O.K. Connery

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O.K. Connery
OK Connery - original cinema poster.jpg
Italian film poster
Directed byAlberto De Martino
Screenplay by
  • Paolo Levi
  • Frank Walker
  • Stanley Wright
  • Stefano Canzio[1]
Story byPaolo Levi[1]
Produced byDario Sabatello[2]
CinematographyGianni Bergamini[3]
Edited byOtello Colangeli[2]
Music by
Produzione D.S.[2]
Distributed byTitanus[1]
Release dates
20 April 1967 (Italy)
22 November 1967 (United States)
Running time
104 minutes

O.K. Connery, released in America as Operation Kid Brother, is a 1967 Italian Eurospy comedy film shot in Technicolor and Techniscope and directed by Alberto De Martino. The Spy-Fi plot involves the brother of the British spy James Bond, played by Neil Connery (the actual brother of Sean Connery, star of the Eon Productions Bond films) who is obliged to take the lead in foiling a world-domination plot. The film's cast included several actors from the Eon-produced James Bond film series, From Russia with Love's Daniela Bianchi, Thunderball's Adolfo Celi, Dr. No's Anthony Dawson, Bernard Lee (M), and Lois Maxwell (Moneypenny), as well as the producer's wife Agata Flori, Gina Lollobrigida's cousin Guido Lollobrigida, and Yasuko Yama (aka Yee-Wah Young[4] and Yee-Wah Yang, then in the publicity spotlight due to her relationship with James Mason;[5][6] she appeared as a bath girl in You Only Live Twice under the name Yee-Wah Yang[7]).

The film received generally negative reviews from the New York Times, Variety and the Monthly Film Bulletin with the latter two reviews noting that the film could leave audiences with unintentional laughter at its ineptitude. The film was featured on the film-mocking television series Mystery Science Theater 3000 in 1993.


When a legendary British Intelligence (SIS) agent is murdered, fellow agent Miss Maxwell (Lois Maxwell) is sent to find the late spy's girlfriend, Miss Yashuko (Yashuko Yama), who is unwittingly in possession of valuable information. Maxwell discovers that Yashuko is in the care of Dr. Neil Connery, a cosmetic surgeon who uses hypnotism in his practice. Yashuko is kidnapped from a medical conference in Monte Carlo by Maya Rafis (Daniela Bianchi), as part of a plot by Mr. Thayer (Adolfo Celi), code name Beta, of the terrorist organization THANATOS. The Secret Service's Commander Cunningham (Bernard Lee) assigns—or rather, extorts—Connery to join the mission to find Miss Yashuko.

Connery hypnotizes a beautiful girl named Mildred (Agata Flori) to acquire information and discovers that Miss Yashuko is located in a Spanish castle belonging to Lotte Krayendorf (Anne-Marie Noé). Connery rescues Miss Yashuko and obtains critical intelligence. This information leads to the discovery of THANATOS's plan to build a super magnet, powerful enough to turn off all mechanical products from New York to Moscow. The weapon is being assembled in a Moroccan rug factory, where all the employees are blind. Miss Yashuko is murdered by Mildred before revealing any further information. Mildred is then killed by Juan (Franco Giacobini), Connery's aide.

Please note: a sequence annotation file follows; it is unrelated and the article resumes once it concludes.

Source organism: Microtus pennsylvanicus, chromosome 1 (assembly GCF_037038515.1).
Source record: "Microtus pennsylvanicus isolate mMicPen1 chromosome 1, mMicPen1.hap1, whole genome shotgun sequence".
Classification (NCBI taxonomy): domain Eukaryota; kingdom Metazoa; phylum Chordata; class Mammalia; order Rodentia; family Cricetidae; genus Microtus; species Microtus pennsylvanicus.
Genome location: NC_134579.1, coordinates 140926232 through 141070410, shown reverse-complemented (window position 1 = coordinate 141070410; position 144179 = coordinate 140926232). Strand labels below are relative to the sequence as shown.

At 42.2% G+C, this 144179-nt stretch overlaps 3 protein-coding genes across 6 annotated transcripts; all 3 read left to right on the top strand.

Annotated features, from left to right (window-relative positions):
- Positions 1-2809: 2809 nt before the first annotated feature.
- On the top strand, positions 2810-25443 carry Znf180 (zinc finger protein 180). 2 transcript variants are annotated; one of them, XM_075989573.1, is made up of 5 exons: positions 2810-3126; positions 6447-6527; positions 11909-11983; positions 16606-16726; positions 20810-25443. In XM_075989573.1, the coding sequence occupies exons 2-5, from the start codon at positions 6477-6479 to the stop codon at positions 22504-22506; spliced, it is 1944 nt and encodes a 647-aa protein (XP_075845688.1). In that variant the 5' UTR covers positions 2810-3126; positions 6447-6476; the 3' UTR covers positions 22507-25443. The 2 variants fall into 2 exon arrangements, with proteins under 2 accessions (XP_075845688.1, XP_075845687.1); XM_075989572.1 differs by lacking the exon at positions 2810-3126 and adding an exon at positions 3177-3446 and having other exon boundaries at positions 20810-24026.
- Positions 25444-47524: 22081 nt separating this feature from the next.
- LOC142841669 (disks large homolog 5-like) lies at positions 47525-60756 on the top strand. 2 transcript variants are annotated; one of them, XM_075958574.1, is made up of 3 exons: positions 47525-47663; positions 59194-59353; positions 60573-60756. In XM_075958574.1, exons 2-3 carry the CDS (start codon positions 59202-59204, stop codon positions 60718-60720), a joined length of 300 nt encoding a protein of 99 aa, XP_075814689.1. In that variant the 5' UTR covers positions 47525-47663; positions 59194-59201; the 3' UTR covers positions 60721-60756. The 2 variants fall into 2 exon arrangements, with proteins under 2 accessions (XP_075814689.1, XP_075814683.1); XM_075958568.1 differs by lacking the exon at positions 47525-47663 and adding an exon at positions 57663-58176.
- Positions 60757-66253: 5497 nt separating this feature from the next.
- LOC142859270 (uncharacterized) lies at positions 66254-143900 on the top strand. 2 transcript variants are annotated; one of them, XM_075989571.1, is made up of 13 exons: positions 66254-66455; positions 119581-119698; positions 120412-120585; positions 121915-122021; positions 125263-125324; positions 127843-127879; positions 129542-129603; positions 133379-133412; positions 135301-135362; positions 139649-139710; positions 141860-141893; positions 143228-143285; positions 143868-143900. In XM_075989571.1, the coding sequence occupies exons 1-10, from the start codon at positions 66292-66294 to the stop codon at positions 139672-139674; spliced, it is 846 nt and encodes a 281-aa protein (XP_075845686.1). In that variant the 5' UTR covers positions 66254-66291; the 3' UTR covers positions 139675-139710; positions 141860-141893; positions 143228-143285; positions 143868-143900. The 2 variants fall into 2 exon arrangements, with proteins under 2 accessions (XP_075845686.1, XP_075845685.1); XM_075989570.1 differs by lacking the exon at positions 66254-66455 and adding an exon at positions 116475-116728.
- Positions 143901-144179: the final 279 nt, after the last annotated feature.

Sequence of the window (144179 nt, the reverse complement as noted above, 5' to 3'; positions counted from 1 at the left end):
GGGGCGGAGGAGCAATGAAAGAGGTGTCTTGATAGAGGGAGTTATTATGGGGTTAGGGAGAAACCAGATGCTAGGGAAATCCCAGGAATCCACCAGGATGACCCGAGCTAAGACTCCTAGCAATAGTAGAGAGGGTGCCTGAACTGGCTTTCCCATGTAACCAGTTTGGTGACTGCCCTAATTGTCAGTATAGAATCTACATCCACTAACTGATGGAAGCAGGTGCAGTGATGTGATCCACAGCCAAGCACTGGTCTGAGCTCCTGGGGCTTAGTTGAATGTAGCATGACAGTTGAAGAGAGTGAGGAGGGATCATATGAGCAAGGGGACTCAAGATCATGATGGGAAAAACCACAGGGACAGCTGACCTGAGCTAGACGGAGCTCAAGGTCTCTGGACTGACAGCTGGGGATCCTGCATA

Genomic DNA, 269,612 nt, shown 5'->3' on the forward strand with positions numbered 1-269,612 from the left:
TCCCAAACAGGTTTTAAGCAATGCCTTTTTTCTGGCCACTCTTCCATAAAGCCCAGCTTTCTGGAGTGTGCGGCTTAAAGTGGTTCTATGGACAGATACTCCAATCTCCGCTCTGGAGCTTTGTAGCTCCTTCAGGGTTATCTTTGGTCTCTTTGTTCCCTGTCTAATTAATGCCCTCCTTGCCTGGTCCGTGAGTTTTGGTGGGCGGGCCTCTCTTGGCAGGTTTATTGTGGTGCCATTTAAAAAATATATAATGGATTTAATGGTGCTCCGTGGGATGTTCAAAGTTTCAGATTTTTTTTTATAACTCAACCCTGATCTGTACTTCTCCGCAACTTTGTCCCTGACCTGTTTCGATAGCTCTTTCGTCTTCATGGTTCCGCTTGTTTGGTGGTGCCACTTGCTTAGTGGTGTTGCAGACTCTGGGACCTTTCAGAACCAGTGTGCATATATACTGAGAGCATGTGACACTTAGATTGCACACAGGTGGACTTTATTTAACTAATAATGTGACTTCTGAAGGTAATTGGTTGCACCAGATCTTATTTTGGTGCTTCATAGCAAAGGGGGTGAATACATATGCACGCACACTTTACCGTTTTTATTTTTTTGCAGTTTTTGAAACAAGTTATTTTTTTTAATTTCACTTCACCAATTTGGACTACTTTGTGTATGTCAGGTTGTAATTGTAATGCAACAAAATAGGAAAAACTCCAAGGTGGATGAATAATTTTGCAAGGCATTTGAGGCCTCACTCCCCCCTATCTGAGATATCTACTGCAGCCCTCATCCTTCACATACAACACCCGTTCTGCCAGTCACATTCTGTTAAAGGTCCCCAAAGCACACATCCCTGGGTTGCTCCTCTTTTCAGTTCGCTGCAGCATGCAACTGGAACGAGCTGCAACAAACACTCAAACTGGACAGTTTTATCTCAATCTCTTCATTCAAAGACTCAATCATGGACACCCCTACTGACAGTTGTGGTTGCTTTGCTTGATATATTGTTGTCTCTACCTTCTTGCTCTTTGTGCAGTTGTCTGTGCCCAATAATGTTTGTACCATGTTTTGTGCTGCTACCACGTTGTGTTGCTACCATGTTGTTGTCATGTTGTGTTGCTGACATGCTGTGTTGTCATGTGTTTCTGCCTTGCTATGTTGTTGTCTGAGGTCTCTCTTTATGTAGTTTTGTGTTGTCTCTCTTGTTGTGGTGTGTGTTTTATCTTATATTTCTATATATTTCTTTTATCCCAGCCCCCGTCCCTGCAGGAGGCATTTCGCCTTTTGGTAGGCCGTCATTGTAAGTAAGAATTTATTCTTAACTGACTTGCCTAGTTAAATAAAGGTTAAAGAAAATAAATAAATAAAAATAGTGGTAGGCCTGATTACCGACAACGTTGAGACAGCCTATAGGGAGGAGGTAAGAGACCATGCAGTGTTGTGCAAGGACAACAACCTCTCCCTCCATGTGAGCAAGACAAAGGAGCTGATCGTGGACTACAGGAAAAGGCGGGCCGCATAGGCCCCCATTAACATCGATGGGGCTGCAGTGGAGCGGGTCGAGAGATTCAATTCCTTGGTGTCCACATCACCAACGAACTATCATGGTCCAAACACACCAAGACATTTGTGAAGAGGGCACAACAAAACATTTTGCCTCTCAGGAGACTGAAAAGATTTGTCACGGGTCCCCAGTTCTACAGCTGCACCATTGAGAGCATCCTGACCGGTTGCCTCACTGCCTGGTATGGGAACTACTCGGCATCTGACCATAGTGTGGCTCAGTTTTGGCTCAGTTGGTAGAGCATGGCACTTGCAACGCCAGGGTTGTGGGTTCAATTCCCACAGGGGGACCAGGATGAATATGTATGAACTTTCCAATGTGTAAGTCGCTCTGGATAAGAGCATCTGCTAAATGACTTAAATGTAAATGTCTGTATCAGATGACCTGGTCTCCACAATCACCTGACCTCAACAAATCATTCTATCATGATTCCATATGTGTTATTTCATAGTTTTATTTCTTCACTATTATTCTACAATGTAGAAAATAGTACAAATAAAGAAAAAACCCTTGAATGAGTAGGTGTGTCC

After arriving in Morocco, Connery is invited by Maya Rafis to a party held by Thayer. During the reception, Connery discovers that Thayer is planning to assassinate the head of THANATOS, known as Alpha (Anthony Dawson), and he wants Connery to surgically alter an underling to become Alpha's double; however, Connery instead hypnotizes the underling into attacking Thayer, allowing Connery to escape. He warns Maya about his discovery as she leads him to the rug factory. Upon entering the factory, Connery realizes that it is actually producing strands of uranium, and the employees' blindness prevents them from discovering their dangerous role. Together, Connery and Maya track the final uranium shipment to Switzerland, where Thayer, having abandoned his plan to replace Alpha, has completed development of the powerful magnet and soon activates it. Together, with the help of a team of Scottish archers (as firearms are rendered inoperative by the magnet), Connery and Maya kill Thayer and most of his underlings before destroying THANATOS's Swiss base. After the completion of the mission, Commander Cunningham attempts to finagle Connery into continuing to work for him, but Connery hypnotizes Cunningham into departing for London immediately and leaving Connery in peace, allowing him, Maya, and an all-female yacht crew (formerly employed by Thayer) to enjoy a relaxing cruise.



Neil Connery was working as a plasterer in Scotland until he was sacked for losing his tools.[8] Based on Neil's relation to his brother Sean, the matter received international media attention. When Terence Young heard Neil interviewed with his trade union about the matter on the radio he mentioned to Italian producer Dario Sabatello that Neil sounded like his brother Sean. Sabatello met Neil at the Caledonian Hotel in Edinburgh to recruit him to play the lead role in a Eurospy film. Neil recalled when he did his screen test the crew kept saying "OK, Connery, OK" that became the title for the film.[9]